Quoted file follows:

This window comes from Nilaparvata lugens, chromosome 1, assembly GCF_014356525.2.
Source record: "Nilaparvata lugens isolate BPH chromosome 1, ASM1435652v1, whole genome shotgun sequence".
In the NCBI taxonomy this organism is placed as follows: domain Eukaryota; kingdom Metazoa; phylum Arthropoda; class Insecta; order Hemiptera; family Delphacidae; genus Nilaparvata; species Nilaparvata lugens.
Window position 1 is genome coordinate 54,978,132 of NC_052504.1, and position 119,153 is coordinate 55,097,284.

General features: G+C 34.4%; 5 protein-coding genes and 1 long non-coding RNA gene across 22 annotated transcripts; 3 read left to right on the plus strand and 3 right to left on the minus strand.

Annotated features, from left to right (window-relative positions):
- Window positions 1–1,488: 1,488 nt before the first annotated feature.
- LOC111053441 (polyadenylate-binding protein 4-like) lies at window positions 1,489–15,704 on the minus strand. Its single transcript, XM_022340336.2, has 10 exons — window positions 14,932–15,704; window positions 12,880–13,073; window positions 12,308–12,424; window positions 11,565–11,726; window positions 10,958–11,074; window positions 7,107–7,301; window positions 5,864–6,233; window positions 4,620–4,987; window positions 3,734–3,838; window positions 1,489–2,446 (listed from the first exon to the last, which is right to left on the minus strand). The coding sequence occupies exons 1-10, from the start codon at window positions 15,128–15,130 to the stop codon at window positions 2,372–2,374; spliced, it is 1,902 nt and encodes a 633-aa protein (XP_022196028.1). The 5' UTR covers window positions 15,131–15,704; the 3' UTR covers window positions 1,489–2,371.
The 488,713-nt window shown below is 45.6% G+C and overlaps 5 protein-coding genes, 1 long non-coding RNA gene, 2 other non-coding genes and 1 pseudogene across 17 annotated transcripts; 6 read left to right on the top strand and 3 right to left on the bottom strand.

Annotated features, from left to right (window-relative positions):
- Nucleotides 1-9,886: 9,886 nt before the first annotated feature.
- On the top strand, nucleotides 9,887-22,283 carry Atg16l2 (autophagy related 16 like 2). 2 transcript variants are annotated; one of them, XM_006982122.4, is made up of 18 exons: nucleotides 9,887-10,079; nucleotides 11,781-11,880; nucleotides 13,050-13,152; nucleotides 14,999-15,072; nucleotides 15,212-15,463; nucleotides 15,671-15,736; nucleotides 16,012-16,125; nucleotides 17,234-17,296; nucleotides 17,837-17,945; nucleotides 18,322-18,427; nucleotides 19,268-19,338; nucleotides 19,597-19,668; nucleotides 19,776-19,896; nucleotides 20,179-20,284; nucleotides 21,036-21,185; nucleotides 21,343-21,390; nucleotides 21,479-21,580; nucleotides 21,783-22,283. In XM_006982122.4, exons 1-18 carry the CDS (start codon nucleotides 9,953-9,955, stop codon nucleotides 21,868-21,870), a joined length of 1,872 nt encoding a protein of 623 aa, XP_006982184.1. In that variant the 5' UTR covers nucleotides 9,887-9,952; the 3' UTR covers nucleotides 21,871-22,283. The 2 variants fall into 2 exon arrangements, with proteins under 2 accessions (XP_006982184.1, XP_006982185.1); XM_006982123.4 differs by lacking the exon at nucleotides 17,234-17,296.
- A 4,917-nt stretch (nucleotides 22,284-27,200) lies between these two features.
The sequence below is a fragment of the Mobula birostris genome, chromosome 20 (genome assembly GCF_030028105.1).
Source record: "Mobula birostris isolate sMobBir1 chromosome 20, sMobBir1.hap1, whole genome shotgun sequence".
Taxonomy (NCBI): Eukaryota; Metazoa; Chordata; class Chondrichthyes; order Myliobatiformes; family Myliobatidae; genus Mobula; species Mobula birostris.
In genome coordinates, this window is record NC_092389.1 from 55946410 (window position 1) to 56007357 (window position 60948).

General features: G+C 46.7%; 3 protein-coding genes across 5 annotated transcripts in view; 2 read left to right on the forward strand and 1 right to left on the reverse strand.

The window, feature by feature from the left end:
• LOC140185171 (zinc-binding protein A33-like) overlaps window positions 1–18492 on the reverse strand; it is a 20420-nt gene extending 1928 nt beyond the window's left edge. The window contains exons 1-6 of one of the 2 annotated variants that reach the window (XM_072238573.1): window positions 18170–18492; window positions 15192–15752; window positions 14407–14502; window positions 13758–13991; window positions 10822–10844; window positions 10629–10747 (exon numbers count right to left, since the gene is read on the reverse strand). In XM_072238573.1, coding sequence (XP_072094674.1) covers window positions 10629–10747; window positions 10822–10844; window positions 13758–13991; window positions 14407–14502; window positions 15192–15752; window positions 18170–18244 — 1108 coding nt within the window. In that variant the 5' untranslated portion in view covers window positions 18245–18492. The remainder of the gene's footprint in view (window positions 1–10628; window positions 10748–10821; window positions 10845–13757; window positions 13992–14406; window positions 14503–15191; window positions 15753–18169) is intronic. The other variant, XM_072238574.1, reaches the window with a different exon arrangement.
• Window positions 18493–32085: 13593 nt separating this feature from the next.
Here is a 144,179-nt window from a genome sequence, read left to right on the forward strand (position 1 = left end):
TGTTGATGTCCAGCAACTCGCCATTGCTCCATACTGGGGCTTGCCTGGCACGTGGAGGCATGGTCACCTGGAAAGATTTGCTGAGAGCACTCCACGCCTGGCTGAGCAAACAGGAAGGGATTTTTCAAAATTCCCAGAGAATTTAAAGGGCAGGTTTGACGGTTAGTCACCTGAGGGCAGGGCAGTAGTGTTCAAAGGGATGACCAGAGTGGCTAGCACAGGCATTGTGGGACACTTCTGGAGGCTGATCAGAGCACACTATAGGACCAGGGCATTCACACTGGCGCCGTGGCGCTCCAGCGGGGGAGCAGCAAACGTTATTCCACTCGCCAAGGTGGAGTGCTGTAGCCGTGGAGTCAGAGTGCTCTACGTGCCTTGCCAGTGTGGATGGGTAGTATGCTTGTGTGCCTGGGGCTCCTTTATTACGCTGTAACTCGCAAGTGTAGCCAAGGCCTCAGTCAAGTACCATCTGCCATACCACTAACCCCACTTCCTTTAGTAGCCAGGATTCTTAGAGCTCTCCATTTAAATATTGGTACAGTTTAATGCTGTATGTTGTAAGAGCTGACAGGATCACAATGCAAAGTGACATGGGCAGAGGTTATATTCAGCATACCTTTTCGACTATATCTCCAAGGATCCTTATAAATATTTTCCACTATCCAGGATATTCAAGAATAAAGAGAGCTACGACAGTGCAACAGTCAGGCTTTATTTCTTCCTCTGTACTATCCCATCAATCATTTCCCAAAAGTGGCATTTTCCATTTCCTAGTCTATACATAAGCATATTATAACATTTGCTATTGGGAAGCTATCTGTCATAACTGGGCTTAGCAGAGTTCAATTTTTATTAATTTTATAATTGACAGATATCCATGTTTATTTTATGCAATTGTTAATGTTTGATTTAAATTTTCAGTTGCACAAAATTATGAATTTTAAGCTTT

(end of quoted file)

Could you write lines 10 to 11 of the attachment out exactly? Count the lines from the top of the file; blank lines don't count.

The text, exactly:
Annotated features, from left to right (window-relative positions):
- Nucleotides 1-9,886: 9,886 nt before the first annotated feature.